35mm f/3.5 - Super Tak 170 (1/2 turn)
50mm f/1.4 - not got one, but I want one
55mm f/1.8 - Super Tak 260, SMC Tak 270 (3/4 turn)
85mm f/1.9 - (1 full turn) I've not got one, but would accept any donations ;-)
105mm f/2.8 - (3/4 turn) not got one, but I want one
135mm f/3.5 - S-M-C 350 (nearly 1 full turn)
200mm f/4 - S-M-C 265 (3/4 turn, close to it)

It is surprising how much pleasure you can get from repetative turning of the focus rings on a collection of Takumars ;-)

Richard
richard

have you put this info into lens reviews in the data base?
02-09-2009, 07:44 AM   #10
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Along with that ... I have been taking pics of my lenses as well while on nightshift ... will try and get it uploaded soon ... although I think they have disabled the USB ports on the PCs here now.
02-09-2009, 09:27 AM   #11
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Tried mine - it rotates about 135 degrees
02-09-2009, 11:10 AM   #12
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QuoteOriginally posted by Lowell Goudge Quote
Not to poke fun at this but it makes no sense. the focusing sweep has nothing to do with Depth of Field, DOF is a function of focal length, focusing distance, and lens apature only.

My SMC Tak 35mm F2 has a 120 degree focusing collar, my tamron 24mm F2.5 has about 100 degrees, my vivitar 28mm F2,5 is 270 degrees.

Personally on a wide angle, a short focusing throw is better because with the biug depth of field precise focusing is not an absolute need and 270 degrees takes a long time to aquire focus.

My SMC-Tak 35mm at 120 degrees is about right.

Having said all this, I am finding more and more with my wide angle lenses, that I need a split image, because it is almost impossible to determine correct focus on the DSLR focusing screens,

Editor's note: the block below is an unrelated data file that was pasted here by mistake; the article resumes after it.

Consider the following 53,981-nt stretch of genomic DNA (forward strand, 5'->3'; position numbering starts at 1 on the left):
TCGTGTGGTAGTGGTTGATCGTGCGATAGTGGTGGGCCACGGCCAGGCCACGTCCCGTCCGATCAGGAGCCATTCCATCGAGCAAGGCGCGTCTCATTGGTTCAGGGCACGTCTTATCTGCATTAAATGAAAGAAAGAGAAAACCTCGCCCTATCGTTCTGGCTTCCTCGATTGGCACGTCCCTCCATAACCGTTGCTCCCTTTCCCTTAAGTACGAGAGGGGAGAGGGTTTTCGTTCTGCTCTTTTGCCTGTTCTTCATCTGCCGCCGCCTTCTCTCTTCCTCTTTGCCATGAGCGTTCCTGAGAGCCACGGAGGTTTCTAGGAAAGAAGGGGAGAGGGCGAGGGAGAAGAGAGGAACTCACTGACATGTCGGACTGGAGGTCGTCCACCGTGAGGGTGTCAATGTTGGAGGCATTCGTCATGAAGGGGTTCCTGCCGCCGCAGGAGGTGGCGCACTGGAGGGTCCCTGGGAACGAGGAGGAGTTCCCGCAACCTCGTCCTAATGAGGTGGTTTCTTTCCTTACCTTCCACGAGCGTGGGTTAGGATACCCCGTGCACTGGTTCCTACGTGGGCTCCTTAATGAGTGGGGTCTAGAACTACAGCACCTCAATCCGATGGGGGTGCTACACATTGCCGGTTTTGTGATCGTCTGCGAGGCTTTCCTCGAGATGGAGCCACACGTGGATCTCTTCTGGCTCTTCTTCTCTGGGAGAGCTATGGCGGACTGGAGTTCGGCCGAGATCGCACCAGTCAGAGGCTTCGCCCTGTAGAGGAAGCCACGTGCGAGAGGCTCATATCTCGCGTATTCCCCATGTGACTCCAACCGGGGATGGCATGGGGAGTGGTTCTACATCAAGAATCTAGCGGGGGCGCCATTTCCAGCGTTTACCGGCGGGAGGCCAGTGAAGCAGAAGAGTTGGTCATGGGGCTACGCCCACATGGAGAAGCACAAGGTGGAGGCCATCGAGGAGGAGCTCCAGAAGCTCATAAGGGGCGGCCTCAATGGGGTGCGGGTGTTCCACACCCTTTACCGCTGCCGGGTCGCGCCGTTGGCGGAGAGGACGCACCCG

Lowell, Thanks for saying that, i couldn't figure out what focusing sweep had to do with DOF.

But i've noticed something about Focus Sweep. I have this SMC 400 f5.6 lens with an enormous 270 deg sweep, i think. The problem is that when you rotate the focus barrel trying to find the sharpest spot, with the gradual changes due to the fine thread, its difficult to find that exact best spot with 270 deg. With a more agressive thread, its easier to say thats it, or not. I can also see the OP's point, that if its too rapid, that one might be frustrated trying to get it to the right spot.

I have 2 50's that seem to be easier to manually focus.

My DA-21 is a dream to manually focus because with a wide angle like it, it's quite forgiving. I also have a Sigma 10-20, and as you get into ultra-wide angles. focusing is almost a joke, everything is nearly in focus (not quite :-))

Phil
02-09-2009, 11:31 AM   #13
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QuoteOriginally posted by philbaum Quote
Lowell, Thanks for saying that, i couldn't figure out what focusing sweep had to do with DOF.
I had a similar experience with varying sweeps using 24mm & 28mm lenses on film versus the longer sweeps of normal lenses. My instructor at the time taught me to approximate focus (whether shooting a wide interior or a landscape) using the distance scales, then to gently fine-tune. He also suggested starting at hyperfocal distance using the scales. These actions took practice with each specific lens to master (and I never really did master them).

Of course, the world was generaly more patient and contemplative then - we had time to find the focus in what we were doing.

As I commit to ending this compulsive lens buying and selling to "trade-up" to something I'm dreaming about (LBA Moratorium), and thus as my lens kit stabilizes around the smaller number of lenses, I plan to keep in my bag, I am becoming accustomed to each lens through practice.

I am intentionally learning to look for "snap" focus - that point where the image suddenly snaps into focus against the matte surface as I rotate the focus ring, and trying to become less dependent on the focus assist indicator (K10D). Of course that is harder on a truly deep shot.

I surely miss the MESuper viewfinder with split-image prism, but I have to use what I have.

This probably is tangential to the OP's inquiry, but my opinion is the focus sweep of each lens just needs to be learned and used as it is.